Incremental View Maintenance By Base Relation Tagging in Distributed Databases
The incremental view maintenance problem deals with the efficient updating of materialized views in response to updates to base relations. This paper considers the problem in a distributed database environment, with communication cost minimization as the primary objective. The views considered are defined based on the relational join operation. The approach is to use “yes”/“no” tags as auxiliary data on tuples in the base relations to indicate whether the tuples participate in joins. These tags will help avoid sending irrelevant data over the network and thus reduce the communication cost. Two basic view maintenance algorithms are proposed using the tags. In addition to reducing communication costs, an important feature of these two basic algorithms is that they derive the “exact change” to views without looking at the old views. This feature allows us to maintain certain aggregates on views without actually materializing the views themselves; this feature is useful in applications such as active databases where many conditions or constraints must be tested whenever updates occur, since a condition is true exactly when some corresponding view has nonzero number of tuples. The paper then combines the use of tags with the counting algorithm to derive a tagged counting algorithm that further reduces the communication cost. The paper illustrates the algorithms by examples and studies their performance via a statistical analysis. The illustrating examples and the performance analysis show that, under uniform distribution with reasonable join participation rates, the use of tags significantly improves the efficiency of view maintenance over similar algorithms without tags. The performance analysis also identifies the situations where a particular algorithm is superior to others. The use of tags for memoing values of subexpressions in a view definition is also explored in the paper.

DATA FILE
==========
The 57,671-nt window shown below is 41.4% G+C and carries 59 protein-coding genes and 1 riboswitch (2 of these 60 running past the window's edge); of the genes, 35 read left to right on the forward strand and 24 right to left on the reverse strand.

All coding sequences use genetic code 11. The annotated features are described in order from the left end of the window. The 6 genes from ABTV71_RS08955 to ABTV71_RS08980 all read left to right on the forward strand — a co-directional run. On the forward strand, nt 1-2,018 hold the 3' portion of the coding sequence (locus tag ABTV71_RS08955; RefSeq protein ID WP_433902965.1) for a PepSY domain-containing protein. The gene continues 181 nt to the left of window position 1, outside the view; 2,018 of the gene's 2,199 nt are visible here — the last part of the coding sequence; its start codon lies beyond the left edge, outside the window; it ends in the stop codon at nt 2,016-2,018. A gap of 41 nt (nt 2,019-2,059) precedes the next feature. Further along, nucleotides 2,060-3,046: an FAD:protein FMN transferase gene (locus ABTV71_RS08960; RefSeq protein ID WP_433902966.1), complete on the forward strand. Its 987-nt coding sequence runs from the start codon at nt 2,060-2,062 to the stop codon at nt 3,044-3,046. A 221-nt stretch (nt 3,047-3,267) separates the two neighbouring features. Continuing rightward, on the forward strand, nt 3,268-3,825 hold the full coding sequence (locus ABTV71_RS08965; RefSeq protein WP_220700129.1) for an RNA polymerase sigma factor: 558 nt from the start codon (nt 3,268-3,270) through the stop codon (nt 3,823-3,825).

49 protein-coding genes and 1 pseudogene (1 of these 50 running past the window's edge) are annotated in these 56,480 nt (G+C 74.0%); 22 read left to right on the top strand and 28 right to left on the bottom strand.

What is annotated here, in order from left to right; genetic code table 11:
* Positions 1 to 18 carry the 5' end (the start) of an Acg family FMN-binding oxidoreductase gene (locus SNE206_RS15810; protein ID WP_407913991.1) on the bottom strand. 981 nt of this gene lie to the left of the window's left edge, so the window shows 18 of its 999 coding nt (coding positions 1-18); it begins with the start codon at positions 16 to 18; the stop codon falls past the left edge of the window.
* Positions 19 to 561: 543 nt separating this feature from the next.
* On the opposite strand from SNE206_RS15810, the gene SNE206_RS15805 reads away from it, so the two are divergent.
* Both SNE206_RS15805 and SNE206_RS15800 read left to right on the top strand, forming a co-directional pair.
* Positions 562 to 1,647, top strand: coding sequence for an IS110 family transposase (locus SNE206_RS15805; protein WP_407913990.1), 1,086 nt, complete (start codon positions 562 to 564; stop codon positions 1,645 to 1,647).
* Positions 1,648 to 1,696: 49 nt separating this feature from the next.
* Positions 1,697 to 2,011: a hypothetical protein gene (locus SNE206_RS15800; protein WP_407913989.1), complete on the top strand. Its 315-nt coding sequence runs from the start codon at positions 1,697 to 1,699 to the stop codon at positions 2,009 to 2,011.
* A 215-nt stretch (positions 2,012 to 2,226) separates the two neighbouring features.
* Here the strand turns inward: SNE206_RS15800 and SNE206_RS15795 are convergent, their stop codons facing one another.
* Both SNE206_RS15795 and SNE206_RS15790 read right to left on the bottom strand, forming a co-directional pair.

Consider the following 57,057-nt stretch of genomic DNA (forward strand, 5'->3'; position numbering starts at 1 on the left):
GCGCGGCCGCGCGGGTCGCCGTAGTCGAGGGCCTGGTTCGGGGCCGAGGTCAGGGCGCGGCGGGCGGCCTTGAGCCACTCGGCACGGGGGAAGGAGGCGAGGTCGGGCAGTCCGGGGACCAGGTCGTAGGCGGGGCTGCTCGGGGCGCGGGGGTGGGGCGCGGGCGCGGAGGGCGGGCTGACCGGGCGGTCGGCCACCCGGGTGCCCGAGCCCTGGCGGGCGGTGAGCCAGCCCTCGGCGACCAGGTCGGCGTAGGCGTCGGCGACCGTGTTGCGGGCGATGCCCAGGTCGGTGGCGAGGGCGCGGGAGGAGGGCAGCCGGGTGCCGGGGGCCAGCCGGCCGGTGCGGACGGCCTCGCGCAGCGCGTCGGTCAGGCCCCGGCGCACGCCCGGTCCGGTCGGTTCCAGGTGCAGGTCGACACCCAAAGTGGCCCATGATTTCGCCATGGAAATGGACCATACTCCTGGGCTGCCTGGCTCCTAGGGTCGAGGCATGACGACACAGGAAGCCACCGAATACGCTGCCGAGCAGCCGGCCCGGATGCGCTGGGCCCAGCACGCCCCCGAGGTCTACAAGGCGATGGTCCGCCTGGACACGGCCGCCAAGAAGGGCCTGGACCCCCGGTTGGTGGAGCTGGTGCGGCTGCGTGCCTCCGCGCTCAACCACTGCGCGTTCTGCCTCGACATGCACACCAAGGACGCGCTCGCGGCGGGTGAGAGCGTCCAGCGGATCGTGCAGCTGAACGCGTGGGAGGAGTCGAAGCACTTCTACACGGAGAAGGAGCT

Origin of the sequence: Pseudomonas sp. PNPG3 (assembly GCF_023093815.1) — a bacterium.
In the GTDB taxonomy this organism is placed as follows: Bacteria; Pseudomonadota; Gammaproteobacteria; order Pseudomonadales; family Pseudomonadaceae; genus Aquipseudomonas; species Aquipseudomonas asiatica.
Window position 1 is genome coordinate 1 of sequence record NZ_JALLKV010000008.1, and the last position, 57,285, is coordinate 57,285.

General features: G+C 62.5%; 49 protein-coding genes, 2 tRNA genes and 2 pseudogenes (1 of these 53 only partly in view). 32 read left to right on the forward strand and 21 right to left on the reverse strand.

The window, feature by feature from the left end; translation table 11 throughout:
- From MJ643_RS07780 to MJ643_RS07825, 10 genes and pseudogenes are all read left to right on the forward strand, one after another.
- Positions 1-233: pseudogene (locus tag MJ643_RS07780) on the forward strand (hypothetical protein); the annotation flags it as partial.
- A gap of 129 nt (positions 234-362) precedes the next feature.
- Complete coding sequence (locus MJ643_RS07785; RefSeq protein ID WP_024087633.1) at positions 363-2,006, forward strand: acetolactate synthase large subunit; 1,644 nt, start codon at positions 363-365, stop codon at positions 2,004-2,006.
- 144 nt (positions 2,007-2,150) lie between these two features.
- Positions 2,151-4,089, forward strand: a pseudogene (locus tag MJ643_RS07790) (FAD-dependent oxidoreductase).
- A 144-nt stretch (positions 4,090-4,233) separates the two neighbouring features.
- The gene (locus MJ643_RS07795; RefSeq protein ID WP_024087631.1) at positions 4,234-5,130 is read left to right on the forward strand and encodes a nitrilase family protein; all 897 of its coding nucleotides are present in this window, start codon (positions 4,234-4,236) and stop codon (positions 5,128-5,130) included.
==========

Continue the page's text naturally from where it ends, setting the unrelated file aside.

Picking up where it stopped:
& Wang, X. S.
(1998). Incremental View Maintenance By Base Relation Tagging in Distributed Databases. Distributed and Parallel Databases, 6 (3), 287-309.